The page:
Not buying these numbers from OneStat, especially as they haven't figured out how to make the www sub-domain point to their main domain yet! Try their site without the www subdomain included....hmmmmm!
My trusty stats provider says the numbers are as below:
So when is yahoo expected to move to inktomi?
I live in hope....the sooner the better as far as I am concerned!
Is that on your site, or someone claiming that for the entire web?
My number look a lot more like those that vitaplease mentioned.
The top 4 are
And that isn't even counting what I believe are the toolbar searches that are showing up in my other referrers.
My site is definitely heavier on google than it should be. The other engines never really crawled down to the content before last month. Ink had the most pages at about 5% of all my pages.
Above numbers taken from an independant site which counts several thousand sites based upon installed on-site counters.
Referrer counting is never 100% accurate....but my sites do almost mirror these numbers.....given a decimal place or 2.
Google numbers are way to high for "Joe Public" searches....MSN and AOL numbers are too low. Technical searches show different numbers.....but "general population".....I'm not buying that level of Google dominance!
Here are the figures for France (as of april 2003)
The values in parentheses give the trend in % related to previous month (source: xiti / 1ere-position.com)
|1 - Google 59.95 % (+0.94) |
2 - Yahoo! 13.04 % (-0.52)
3 - Voilà 10.00 % (-0.01)
4 - MSN 7.23 % (+0.16)
5 - AOL 4.35 % (-0.34)
6 - Lycos 1.58 % (-0.09)
7 - Altavista 0.92 % (+0.05)
8 - Nomade 0.87 % (-0.04)
9 - All The Web 0.84 % (+0.29)
10 - Francité 0.42 % (-0.17)
11 - Netscape 0.29 % (-0.04)
12 - Excite 0.06 % (0)
13 - Euroseek 0.01 % (0)
14 - Hotbot 0.01 % (0)
15 - Looksmart 0.01 % (0)
<edit>Figures are coming from a panel > 1 billion visits on more than 60000 sites</edit>
I suspect that the numbers are somewhere in between.
I only know of one person that uses MSN search and she has recently started using google more and more since she can never find anything in MSN. But then again, she is the only person I know that uses MSN by choice. All the others got stuck with it by their DSL provider.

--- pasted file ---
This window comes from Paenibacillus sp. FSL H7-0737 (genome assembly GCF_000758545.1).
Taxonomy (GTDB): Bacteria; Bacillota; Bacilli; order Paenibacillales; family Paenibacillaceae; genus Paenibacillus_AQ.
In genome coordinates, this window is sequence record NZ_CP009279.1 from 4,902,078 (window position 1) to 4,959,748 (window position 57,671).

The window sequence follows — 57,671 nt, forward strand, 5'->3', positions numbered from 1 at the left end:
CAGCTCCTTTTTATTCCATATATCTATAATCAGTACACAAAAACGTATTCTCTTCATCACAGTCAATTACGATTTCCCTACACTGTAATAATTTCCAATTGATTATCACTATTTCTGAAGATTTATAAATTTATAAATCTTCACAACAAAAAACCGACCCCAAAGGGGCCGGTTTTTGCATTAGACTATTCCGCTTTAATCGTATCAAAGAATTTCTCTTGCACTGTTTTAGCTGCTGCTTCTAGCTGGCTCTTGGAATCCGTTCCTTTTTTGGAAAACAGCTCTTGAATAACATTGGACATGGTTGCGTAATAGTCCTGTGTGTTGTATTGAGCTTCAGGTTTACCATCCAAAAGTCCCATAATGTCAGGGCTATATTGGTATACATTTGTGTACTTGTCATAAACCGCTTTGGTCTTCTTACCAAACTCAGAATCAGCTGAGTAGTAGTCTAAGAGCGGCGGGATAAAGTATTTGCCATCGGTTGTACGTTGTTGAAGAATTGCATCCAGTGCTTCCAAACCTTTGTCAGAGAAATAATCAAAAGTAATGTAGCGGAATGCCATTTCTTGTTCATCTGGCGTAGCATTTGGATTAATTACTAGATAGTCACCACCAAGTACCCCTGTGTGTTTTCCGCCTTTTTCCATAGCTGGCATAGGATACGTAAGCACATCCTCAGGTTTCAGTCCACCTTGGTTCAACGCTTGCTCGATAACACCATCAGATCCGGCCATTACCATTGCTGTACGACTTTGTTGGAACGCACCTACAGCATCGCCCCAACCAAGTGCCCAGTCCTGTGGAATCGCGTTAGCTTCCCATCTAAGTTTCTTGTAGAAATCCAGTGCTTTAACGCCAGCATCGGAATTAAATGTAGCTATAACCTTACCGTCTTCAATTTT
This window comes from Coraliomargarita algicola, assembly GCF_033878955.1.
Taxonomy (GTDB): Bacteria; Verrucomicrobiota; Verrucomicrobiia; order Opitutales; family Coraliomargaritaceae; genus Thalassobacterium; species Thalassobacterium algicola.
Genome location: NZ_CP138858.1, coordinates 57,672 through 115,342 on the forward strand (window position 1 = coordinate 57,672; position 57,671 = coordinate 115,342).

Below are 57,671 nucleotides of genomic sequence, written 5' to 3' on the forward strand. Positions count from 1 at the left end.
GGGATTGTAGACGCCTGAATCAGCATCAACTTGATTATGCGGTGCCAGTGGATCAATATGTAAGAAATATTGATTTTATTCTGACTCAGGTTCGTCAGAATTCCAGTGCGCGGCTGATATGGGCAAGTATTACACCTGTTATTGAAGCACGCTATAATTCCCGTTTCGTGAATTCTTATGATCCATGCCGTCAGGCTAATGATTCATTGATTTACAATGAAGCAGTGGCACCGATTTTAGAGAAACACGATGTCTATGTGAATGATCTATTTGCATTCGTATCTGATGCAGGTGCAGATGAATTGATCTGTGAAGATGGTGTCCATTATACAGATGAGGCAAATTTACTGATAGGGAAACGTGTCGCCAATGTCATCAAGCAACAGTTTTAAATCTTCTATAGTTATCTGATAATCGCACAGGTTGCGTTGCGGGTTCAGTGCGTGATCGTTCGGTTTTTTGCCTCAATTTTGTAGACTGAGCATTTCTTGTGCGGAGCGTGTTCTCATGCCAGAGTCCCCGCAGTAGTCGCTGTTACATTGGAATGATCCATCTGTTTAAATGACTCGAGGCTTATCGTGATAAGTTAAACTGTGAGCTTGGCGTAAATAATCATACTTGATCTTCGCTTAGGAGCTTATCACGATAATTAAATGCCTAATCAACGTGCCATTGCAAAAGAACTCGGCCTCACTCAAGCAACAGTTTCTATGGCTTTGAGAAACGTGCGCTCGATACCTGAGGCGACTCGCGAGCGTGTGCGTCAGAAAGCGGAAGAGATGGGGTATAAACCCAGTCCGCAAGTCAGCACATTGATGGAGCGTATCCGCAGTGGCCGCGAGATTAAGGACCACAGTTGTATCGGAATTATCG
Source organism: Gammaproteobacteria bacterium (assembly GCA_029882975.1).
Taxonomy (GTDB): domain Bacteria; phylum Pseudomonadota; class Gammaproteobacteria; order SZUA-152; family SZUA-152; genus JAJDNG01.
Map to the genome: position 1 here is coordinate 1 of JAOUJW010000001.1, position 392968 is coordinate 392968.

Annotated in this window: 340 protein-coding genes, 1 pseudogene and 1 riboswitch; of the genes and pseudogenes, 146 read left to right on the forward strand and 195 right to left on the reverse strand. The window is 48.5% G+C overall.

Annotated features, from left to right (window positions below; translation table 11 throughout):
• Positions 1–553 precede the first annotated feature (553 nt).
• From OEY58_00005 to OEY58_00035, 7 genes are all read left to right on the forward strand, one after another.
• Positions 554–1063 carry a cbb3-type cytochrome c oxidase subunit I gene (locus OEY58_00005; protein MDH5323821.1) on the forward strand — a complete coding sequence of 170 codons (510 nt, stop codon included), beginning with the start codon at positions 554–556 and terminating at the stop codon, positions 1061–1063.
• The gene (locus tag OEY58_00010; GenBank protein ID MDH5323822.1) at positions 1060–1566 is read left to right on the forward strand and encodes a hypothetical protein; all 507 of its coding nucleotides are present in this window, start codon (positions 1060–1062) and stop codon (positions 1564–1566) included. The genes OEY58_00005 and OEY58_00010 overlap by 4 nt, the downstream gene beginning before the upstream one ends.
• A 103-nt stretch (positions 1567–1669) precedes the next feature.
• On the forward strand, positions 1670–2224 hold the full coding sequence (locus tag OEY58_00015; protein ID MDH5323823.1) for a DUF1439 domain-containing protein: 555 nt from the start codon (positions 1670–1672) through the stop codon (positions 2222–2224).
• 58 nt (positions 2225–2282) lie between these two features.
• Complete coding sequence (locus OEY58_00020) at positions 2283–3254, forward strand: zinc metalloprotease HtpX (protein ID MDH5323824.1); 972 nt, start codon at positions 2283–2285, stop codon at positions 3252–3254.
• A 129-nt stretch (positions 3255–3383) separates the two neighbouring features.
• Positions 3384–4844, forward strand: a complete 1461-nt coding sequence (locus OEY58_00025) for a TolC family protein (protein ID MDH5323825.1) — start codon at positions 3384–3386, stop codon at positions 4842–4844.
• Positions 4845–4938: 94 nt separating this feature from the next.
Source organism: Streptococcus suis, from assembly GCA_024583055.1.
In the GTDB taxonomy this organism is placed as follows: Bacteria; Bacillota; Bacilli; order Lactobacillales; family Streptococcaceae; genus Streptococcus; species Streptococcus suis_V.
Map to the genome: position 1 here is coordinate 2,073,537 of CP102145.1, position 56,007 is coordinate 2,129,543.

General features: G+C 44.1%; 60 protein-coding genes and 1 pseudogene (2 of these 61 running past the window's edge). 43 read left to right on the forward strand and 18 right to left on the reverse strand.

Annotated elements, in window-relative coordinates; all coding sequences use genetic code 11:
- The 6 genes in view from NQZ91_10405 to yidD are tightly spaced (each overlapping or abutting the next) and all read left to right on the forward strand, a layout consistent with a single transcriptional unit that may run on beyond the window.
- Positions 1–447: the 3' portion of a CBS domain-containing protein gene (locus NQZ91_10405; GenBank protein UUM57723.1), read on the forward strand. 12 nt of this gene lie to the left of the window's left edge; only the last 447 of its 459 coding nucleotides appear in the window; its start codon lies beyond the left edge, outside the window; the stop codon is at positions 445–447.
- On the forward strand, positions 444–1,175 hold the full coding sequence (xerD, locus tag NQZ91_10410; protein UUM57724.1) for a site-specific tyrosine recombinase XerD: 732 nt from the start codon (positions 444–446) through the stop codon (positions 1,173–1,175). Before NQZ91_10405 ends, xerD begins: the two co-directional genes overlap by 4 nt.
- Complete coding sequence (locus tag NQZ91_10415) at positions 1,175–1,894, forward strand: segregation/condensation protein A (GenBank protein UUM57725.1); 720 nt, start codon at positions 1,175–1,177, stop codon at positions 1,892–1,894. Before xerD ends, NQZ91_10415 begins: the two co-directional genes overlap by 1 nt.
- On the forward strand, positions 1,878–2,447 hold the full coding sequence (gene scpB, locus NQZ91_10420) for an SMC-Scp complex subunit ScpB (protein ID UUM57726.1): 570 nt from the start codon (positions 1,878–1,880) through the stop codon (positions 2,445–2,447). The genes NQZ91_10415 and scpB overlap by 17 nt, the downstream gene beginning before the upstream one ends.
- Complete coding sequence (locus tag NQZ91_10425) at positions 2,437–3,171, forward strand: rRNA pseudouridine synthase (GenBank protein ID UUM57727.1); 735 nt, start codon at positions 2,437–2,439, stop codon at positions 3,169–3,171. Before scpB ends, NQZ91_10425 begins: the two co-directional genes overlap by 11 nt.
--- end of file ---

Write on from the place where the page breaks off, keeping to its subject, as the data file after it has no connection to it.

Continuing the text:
I'm surprised with how low my AOL numbers are since Google provides their results. I'm not surprised that the members of my site aren't big AOL or MSN users, but I would think there would be a lot of hits on the searches.
Oh well, not worh worrying about too much. 59% of my traffic come from non-SE sources, and I don't have any money riding on this anyway.
I would love to see the other search engines get thir act together enough so that Google gets some competition.
Don't forget that the majority of Yahoo referrals will actually be from the Google/Yahoogle results it uses.
If you add together all the downline users of Google, I get figures of around 80% Google, 10% MSN and 10% everything else.
One of these times, OneStat will come out with accurate numbers. This isn't one of those times.
Percentages' numbers are closer to reality.
|59% of my traffic come from non-SE sources |
This is a great quote. Since everything has gone even more topsy-turvy this year in SE land, we've made a major push for non-SE traffic that we can better predict and rely on.
>>Percentages' numbers are closer to reality.
I cannot comment on how correct the onestat numbers are, but you will find many here (probably with larger sites) with SE-referral statistics showing Google and partners having even more presence than the 80% add-up.
Yahoo vs. Google
My stats on web site shows:
My sales on the same site shows (I have good tracking system):
So for me Yahoo is much better, then google.
German search traffic: real life figures [webmasterworld.com]
AOL NetFind 5.66
Google Canada 3.77
Ask Jeeves 1.72
CNET Search.com 1.20
Google UK 0.69
Google Germany 0.17